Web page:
Erlangen, 15.10.2008 The first parabolic trough power plant in Europe, Andasol 1, has started its test run and will be connected to the Spanish grid after the successful completion of this trial period. The solar field is already generating thermal energy which will be used in a steam turbine to produce electricity after the commissioning of the power plant. Overall, the power plant will generate environment-friendly current for up to 200,000 people and, at the same time, save carbon dioxide emissions of around 150,000 tons compared to a modern coal power plant.
With a collector area of over 510,000 square meters - equivalent to about 70 football fields - Andasol 1 is the largest solar power plant worldwide. It consists of 312 rows of collectors with a total length of around 90 kilometers and roughly 210,000 parabolic mirrors. In each row of collectors the solar radiation is concentrated on a focal line by parabolic mirrors and converted into thermal energy. The thermal energy can be stored intermittently and therefore be released in a planned manner to a steam engine cycle in order to produce electricity via a turbine.
"We are about to carry out the final tests. In the course of these tests, parts of the solar field generate thermal energy and thus hot steam", explains Oliver Vorbrugg, the site manager of Flagsol GmbH, the globally leading company in this solar technology and a subsidiary of Solar Millennium. "Also the salt for the thermal storage is molten up and filled into the storage by now. I am proud to be able to take a responsible part in this important project."
During a common site visit of the management boards of both, Solar Millennium AG and the Spanish construction company Cobra S.A., Christian Beltle, CEO of Solar Millennium, is delighted about the soon start of operations: "Andasol 1 is an important reference project. Today, we have been very satisfied to see the capability of the power plant. Andasol 1 is a major step for Europe to sustainable energy production."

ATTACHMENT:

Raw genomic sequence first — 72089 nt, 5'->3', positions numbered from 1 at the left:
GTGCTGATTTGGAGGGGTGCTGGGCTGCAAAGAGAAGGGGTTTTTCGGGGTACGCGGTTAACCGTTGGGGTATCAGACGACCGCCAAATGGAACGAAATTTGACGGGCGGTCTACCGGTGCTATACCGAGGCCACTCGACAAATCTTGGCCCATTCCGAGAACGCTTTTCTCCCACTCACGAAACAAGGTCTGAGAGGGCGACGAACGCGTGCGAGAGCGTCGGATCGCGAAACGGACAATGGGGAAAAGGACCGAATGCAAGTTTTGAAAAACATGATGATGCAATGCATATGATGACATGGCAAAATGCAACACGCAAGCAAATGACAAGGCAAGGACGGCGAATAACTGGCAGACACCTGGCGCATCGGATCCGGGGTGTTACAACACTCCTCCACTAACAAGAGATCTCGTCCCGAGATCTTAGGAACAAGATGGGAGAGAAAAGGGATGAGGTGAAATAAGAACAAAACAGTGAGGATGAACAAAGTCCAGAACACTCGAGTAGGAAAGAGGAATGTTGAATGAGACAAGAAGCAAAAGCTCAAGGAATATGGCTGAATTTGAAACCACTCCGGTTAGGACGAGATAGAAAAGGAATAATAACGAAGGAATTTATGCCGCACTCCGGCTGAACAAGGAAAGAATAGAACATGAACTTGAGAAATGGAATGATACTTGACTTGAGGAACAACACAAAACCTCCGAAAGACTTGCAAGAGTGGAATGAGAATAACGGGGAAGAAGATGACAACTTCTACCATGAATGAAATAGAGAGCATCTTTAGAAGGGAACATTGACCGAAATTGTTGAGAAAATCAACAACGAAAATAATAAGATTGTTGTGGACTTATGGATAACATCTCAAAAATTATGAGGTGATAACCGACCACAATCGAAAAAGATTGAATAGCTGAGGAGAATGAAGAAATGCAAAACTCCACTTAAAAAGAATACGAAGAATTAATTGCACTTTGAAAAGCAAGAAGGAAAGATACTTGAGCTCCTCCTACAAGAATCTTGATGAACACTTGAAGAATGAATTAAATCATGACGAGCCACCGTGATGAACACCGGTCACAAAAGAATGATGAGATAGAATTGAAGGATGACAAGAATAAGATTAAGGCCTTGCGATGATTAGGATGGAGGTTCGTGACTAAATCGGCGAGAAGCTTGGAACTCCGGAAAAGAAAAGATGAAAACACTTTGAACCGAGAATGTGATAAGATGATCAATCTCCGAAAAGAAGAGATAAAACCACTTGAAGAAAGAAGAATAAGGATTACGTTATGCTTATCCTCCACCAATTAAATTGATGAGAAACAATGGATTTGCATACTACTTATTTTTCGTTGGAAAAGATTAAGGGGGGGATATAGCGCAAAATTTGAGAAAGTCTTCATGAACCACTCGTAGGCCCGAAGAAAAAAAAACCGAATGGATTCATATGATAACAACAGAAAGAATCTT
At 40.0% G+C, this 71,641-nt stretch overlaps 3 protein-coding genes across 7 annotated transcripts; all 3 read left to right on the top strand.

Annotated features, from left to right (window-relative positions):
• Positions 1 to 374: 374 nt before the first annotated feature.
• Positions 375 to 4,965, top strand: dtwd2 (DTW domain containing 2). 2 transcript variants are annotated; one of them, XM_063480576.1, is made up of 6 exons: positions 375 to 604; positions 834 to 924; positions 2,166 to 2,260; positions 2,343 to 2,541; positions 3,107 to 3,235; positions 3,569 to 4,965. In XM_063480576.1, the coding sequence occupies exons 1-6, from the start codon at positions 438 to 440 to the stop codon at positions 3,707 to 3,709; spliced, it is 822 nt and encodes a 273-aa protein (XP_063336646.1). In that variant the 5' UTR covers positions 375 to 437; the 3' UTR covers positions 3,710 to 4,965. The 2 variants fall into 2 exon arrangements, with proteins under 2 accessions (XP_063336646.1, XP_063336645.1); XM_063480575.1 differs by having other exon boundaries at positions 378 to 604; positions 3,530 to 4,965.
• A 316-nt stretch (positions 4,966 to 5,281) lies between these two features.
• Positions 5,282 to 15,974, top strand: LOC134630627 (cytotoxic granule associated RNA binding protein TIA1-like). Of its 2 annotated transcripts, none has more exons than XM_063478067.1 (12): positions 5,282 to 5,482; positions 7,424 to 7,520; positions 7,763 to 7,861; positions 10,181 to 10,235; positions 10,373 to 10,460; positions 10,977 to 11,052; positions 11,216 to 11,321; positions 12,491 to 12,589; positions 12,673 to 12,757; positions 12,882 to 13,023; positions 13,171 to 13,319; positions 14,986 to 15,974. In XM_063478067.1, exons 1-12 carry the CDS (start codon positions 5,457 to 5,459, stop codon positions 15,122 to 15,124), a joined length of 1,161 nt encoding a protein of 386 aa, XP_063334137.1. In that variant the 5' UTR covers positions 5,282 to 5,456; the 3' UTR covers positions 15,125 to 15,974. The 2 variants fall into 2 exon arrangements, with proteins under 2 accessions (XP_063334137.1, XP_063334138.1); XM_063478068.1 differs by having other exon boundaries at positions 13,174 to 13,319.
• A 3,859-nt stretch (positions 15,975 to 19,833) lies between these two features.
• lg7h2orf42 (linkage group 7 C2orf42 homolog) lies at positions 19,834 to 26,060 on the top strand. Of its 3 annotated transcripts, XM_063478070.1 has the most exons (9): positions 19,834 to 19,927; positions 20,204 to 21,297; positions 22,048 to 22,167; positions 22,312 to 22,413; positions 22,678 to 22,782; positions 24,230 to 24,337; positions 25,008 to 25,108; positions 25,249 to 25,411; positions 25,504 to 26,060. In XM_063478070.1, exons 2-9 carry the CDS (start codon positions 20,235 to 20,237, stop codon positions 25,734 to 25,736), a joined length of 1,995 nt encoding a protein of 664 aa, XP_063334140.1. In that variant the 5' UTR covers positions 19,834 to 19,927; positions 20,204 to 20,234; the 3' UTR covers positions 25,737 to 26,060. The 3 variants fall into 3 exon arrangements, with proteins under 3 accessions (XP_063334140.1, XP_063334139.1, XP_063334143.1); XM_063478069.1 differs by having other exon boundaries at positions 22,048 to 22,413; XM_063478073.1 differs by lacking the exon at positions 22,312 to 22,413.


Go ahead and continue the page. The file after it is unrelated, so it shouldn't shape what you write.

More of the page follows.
Dr. Henner Gladen, CTO of Solar Millennium, adds: "When we founded Solar Millennium ten years ago, solar-thermal power plants were only a vision in Europe. Today, Andasol 1 sets a new benchmark for solar electricity production and, therefore, our vision has become reality. By setting-up this solar-thermal power plant we have proven our expert know-how and competence as project developer and technology provider. As a result, we expect an accelerated progress of our numerous projects worldwide."
In direct neighbourhood to Andasol 1, the two sister projects Andasol 2 and 3 are being set-up. While the so-called early works have begun at Andasol 3, 75% of Andasol 2's solar field and storage tanks are already completed. Andasol 2 should start to produce electricity in spring 2009.
About Solar Millennium AG:
Solar Millennium AG, Erlangen, is a globally active company in the renewable energy sector, with a main focus on solar thermal power plants. Together with its subsidiaries, Solar Millennium specialises in parabolic trough power plants - a reliable, proven technology in which the company has a worldwide leading position covering all major business sectors along the value chain for solar thermal power plants from project development over technology and turn-key construction to the operation and ownership of power plants. In Spain, Solar Millennium developed Europe's first ever parabolic trough power plants, which are already under construction. Further projects are planned worldwide with an overall capacity of over 1,000 Megawatts. The current regional focus is on Spain, the USA, China and North Africa. In addition, the company develops solar chimney power plants aiming to make this technology ready for the market.
About solar thermal power plant technology:
Solar thermal power plants generate electricity using thermal energy converted from solar radiation. In a parabolic trough power plant, the solar radiation is concentrated by trough-shaped mirrors onto a pipe in the focal line of the collector and absorbed by a heat transfer fluid which, thus, heats up to about 400°C. The heat is transported by the fluid to the power block where it generates steam by means of a heat exchanger. As with conventional power plants, the steam powers a turbine to generate electricity. And by integrating a thermal storage, electricity can be supplied on demand, even after sunset.
You can download the press release here.